The OSHA Volks Record keeping Rule required employers to retain injury and illness records for five years. The rule was issued December 16th 2016 and went into effect January 18th 2017. Because of its short tenure it was eligible for the Congressional Review Act (CRA) which gives congress 60 legislative days to vote down certain new rules.
Howard Mavity stopped by to discuss what this means for you, the business owner. You may think this means there will be sweeping changes to OSHA rules. As there is still no new Secretary of Labor there are leadership voids at OSHA, the Office of Solicitor and many other vital DOL agencies. Without that leadership there will unlikely be any changes of note.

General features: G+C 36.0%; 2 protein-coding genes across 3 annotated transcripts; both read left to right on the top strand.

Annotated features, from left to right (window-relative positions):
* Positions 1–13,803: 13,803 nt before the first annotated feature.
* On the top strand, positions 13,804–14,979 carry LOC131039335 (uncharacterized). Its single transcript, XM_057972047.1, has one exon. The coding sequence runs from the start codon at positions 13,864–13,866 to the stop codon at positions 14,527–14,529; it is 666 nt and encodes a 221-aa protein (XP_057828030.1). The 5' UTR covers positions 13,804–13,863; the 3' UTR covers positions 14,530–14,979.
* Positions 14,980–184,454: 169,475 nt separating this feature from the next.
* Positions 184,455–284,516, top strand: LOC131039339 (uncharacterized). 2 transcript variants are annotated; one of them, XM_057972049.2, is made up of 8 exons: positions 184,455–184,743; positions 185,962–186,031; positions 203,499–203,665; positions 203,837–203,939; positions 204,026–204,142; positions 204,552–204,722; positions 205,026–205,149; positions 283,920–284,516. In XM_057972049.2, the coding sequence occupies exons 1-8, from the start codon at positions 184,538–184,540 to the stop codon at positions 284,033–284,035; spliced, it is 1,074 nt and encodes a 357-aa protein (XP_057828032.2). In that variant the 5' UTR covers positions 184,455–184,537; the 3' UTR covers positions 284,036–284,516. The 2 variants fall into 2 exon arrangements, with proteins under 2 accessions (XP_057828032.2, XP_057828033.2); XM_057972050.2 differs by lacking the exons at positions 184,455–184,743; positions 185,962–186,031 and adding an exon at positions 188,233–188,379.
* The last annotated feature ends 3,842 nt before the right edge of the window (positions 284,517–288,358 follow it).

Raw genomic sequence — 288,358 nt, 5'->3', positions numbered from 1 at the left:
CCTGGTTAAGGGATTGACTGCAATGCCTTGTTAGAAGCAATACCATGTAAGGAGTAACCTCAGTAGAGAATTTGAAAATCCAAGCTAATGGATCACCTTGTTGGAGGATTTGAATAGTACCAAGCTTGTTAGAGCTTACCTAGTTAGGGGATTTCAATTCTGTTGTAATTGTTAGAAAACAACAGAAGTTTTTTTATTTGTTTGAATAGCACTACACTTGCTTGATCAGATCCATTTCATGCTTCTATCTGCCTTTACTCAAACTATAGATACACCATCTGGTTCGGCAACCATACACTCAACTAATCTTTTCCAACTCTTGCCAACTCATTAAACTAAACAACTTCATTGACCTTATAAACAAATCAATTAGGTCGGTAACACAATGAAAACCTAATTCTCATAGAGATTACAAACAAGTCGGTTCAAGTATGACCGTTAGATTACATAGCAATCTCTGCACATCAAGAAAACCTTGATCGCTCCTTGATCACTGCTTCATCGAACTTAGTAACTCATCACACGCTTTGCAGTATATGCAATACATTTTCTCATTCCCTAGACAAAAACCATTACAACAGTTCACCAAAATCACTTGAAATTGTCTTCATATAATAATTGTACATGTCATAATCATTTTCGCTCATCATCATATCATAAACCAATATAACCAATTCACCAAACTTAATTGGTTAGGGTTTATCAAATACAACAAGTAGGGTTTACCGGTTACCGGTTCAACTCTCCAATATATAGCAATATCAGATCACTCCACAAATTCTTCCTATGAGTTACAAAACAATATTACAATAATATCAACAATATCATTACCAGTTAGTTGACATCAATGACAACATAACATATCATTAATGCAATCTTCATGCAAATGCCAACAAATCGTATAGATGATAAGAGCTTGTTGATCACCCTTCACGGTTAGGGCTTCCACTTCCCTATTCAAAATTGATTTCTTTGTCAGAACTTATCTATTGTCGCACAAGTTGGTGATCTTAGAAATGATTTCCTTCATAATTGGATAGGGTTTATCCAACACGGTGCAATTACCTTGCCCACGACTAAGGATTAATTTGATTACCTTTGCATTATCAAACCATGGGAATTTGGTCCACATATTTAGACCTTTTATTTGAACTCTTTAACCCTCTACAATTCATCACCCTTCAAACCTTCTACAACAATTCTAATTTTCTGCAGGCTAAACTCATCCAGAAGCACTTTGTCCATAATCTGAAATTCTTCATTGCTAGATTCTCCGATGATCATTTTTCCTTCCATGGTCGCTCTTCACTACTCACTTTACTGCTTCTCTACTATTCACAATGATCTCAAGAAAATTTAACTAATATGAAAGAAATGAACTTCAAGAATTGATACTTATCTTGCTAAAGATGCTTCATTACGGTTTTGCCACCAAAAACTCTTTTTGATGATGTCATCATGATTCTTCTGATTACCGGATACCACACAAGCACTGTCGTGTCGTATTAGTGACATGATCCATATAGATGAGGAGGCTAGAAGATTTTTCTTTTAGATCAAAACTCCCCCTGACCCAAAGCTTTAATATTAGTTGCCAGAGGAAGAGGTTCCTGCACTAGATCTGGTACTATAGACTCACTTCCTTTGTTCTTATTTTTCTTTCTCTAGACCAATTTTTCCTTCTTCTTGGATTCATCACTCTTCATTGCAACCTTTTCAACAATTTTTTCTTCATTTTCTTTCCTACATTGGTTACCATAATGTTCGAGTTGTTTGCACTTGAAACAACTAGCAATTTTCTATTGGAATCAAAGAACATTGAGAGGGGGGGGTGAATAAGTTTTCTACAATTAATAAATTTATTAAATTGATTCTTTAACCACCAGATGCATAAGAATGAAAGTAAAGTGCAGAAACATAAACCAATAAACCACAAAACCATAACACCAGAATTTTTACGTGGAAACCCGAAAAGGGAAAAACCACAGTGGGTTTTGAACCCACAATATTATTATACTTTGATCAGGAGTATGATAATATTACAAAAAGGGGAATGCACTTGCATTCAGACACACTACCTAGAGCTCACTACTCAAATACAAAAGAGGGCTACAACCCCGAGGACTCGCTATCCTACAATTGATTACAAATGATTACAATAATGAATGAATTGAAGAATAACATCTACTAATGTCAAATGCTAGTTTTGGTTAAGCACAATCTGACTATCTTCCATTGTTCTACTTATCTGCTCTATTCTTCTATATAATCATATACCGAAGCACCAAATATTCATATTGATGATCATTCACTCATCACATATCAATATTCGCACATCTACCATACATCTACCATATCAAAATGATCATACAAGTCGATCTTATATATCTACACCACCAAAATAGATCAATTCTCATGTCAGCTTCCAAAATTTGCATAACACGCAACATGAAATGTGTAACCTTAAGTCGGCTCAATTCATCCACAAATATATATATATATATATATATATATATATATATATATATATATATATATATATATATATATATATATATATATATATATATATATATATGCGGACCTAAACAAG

What does Congress’ Action Not Do?
The Volks rule was an easy target for a Congress eager to use the CRA. Employers should not assume that wholesale changes will now occur with regard to controversial new requirements such as OSHA’s Electronic Recordkeeping and the related Anti-Retaliation provisions. The reason is that the “Resist Movement” and the Administration’s own missteps have drug out the approval of a Secretary of Labor. Therefore, there is no new political leadership at OSHA or the Office of the Solicitor, or a host of other vital DOL agencies. Regardless of what one thinks of President Trump, employees and employers suffer when agencies such as OSHA receive no political guidance. It is not fair to expect career DOL management to make policy decisions prior to the new political leadership taking the reins.
Read on to hear what Mavity has to say about how you as an employer should proceed.
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